COLLEGE PARK, Md. — A Virginia National Guard sergeant, accused of stealing World War II-era dog tags from the National Archives and Records Administration in Maryland, says he did it to return them to their families.

Robert Rumsby, 29, of Fredericksburg, Virginia, told investigators he took dog tags that belonged to four U.S. Army Air Forces airmen killed in plane crashes in 1944, according to a criminal complaint filed in federal court last month.

Rumsby's wife is the great niece of one of the deceased airmen. Rumsby said he gave that airman's dog tags to his wife's grandmother as a Christmas gift and gave another airman's dog tags to a relative of that serviceman.

The complaint charges Rumsby with theft of public records. He has an Aug. 14 trial date at the federal courthouse in Greenbelt, Maryland.

Rumsby told the Stars and Stripes newspaper he took the dog tags from the facility in College Park, Maryland, so he could give them to dead airmen’s families.

“I think the intent was there. I think the approach was wrong. Even at the time, I knew the approach was wrong,” he said. “I had taken four identification tags from those record groups specifically for families I knew would treasure them.”

Rumsby declined to be interviewed this week, telling an Associated Press reporter to “go fry someone else if that is your intention.”

“Feel free to publish a story on how the U.S. Government withheld information from families concerning personal effects being held without their knowledge for 70 plus years,” he wrote in an email.

Rumsby isn't the first visitor to be accused of stealing from the National Archives facility in College Park.

Antonin DeHays, a French historian and author, was sentenced in April 2018 to one year in prison after pleading guilty to stealing at least 291 dog tags and other relics, most of which he sold on eBay and elsewhere for a total of more than $43,000.

"Some of these dog tags bore evidence of damage, such as dents and charring due to fire sustained during the crashes," said a court filing in DeHays' case.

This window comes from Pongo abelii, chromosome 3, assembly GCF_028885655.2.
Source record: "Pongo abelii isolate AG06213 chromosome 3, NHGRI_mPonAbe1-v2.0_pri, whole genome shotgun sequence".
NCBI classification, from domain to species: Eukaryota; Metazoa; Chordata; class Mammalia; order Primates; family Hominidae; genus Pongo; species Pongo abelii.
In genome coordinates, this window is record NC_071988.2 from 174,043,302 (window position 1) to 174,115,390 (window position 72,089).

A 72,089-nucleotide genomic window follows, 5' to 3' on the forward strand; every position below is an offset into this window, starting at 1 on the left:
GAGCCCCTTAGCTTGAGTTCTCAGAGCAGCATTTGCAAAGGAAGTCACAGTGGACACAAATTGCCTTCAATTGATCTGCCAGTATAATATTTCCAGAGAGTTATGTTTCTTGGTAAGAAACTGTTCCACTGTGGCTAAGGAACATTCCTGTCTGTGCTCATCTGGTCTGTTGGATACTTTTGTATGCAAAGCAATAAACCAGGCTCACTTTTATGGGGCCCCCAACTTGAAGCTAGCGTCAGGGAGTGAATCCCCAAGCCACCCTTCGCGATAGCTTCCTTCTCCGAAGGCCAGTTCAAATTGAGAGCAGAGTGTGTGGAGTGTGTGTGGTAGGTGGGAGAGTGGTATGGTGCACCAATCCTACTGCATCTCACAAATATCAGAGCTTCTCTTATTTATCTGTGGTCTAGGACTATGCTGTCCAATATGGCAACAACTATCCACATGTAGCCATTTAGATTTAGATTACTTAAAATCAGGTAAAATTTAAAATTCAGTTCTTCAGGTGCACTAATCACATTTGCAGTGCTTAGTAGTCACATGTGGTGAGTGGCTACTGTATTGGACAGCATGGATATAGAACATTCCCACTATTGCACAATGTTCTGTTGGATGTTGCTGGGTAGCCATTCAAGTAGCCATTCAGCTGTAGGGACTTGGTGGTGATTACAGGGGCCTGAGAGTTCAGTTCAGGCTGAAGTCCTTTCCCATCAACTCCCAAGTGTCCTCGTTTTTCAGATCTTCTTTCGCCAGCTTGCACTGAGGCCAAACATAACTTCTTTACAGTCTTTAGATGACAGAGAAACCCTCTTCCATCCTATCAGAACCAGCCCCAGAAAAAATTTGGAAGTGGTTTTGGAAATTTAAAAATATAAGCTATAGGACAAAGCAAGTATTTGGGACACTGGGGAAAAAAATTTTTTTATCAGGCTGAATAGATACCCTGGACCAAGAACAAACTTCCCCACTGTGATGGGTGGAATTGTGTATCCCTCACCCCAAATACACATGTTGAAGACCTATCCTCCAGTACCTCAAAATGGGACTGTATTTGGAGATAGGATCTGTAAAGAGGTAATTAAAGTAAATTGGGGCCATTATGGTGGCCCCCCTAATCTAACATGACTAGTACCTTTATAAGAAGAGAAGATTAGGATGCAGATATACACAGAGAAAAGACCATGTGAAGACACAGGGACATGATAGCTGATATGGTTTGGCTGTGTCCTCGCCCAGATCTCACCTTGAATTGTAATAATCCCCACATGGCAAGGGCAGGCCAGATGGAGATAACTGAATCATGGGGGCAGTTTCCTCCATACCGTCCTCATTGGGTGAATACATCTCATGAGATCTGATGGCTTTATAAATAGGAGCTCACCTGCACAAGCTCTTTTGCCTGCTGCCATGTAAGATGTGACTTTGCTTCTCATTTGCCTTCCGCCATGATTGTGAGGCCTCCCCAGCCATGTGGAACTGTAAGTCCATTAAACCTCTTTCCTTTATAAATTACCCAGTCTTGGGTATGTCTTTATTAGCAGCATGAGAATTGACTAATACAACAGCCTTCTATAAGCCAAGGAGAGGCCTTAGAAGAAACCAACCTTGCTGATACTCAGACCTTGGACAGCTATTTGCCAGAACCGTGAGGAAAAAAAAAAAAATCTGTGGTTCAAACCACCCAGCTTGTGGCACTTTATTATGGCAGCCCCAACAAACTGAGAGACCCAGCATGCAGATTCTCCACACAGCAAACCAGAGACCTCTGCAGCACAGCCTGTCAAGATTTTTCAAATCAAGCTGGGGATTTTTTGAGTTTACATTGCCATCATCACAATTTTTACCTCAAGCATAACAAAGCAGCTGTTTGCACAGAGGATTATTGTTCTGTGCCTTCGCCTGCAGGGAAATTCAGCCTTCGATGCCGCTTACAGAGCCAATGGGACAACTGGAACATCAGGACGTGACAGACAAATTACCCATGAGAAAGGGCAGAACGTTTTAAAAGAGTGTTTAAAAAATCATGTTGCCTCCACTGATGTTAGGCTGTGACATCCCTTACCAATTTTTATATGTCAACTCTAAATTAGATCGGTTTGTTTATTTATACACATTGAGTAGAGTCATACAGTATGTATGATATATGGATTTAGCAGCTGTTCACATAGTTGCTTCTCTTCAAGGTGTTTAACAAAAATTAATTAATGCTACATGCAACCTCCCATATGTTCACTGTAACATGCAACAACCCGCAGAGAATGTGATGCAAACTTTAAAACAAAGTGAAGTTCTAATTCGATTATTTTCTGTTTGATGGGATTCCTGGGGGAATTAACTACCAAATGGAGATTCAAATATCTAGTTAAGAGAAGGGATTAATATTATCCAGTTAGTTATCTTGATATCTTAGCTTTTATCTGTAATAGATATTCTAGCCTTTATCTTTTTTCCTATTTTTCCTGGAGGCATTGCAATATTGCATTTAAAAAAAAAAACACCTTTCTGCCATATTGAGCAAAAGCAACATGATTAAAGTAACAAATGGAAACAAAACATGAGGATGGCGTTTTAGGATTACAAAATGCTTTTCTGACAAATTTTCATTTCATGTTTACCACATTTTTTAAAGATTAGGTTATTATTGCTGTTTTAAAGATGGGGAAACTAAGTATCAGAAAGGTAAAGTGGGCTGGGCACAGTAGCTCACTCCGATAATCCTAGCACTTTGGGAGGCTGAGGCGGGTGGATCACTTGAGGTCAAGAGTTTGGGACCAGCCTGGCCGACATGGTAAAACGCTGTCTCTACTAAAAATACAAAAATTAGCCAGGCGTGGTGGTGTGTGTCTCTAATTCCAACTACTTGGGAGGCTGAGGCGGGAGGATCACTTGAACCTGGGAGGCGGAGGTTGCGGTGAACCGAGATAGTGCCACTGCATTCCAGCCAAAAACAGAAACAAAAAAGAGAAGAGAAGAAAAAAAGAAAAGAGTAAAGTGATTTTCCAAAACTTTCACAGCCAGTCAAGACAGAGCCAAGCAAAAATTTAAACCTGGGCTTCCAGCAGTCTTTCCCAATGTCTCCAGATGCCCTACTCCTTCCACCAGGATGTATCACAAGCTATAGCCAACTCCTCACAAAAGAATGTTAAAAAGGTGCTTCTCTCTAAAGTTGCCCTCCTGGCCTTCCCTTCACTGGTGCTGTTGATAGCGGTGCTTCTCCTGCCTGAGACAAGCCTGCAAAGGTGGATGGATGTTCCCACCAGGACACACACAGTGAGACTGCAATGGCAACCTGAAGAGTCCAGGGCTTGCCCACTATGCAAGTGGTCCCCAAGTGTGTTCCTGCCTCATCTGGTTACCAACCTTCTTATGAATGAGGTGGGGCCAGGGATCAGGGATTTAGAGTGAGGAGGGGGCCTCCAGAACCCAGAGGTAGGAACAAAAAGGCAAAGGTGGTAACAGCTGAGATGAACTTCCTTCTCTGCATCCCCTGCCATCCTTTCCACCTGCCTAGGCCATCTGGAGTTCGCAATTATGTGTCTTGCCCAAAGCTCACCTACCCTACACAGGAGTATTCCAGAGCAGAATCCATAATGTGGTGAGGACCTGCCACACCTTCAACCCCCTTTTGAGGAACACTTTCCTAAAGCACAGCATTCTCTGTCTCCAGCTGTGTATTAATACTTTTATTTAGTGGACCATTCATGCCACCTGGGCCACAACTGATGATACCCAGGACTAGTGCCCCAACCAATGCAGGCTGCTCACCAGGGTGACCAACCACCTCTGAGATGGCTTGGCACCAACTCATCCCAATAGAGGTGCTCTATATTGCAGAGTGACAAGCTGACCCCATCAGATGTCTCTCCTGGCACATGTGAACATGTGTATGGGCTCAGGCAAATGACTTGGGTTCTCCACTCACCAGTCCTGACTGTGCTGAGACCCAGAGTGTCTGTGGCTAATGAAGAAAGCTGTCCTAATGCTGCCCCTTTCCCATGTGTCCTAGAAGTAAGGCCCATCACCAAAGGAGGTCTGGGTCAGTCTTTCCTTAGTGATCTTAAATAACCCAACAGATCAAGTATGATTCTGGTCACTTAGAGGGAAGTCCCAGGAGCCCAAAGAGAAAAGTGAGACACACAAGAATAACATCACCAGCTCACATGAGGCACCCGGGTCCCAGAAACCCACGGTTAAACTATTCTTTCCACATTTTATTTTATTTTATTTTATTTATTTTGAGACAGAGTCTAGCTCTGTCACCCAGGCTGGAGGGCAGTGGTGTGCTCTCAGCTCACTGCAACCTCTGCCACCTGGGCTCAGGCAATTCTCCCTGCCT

The College Park facility stores thousands of dog tags that were collected by the German Luftgaukommandos, which prepared reports on Allied aircraft crashes during World War II.

In January 2017, National Archives staff were investigating possible thefts of artifacts when they discovered that dog tags belonging to 1st Lt. Theodore Ream were missing from a box that Rumsby had accessed in October 2016, according to the criminal complaint.

Ream, a flight engineer with the 96th Bomb Group, was killed in action May 27, 1944, when his B-17 was shot down over France, according to the National Archives web site.

The grandmother of Rumsby’s wife was Ream’s sister. Investigators recovered Ream’s dog tag from a shadow box at the grandmother’s home in Chesapeake, Maryland.

In 2015, Rumsby also accessed a box that contained dog tags for three airmen who died in a July 21, 1944, plane crash. When investigators questioned him on April 4, Rumsby retrieved the dog tags for two of those airmen from a shelf in his home and said he had given the third dog tag to a relative of that airman, according to the complaint.

Rumsby was quoted in an April 2018 article in the New York Times about civilians volunteering to identify the remains of service members in U.S. military cemeteries. The article said Rumsby, a former Army lieutenant, had spent years indexing unknown graves from World War II.

Rumsby is assigned to the Virginia National Guard’s 116th Infantry Brigade Combat Team. National Guard spokesman A.A. “Cotton” Puryear said Rumsby’s unit leaders are aware of the criminal case.

“Once the civilian judicial process is complete, his chain of command will evaluate to see if any military administrative action would be appropriate,” Puryear said in an email.

Associated Press investigative researcher Randy Herschaft in New York contributed to this report.

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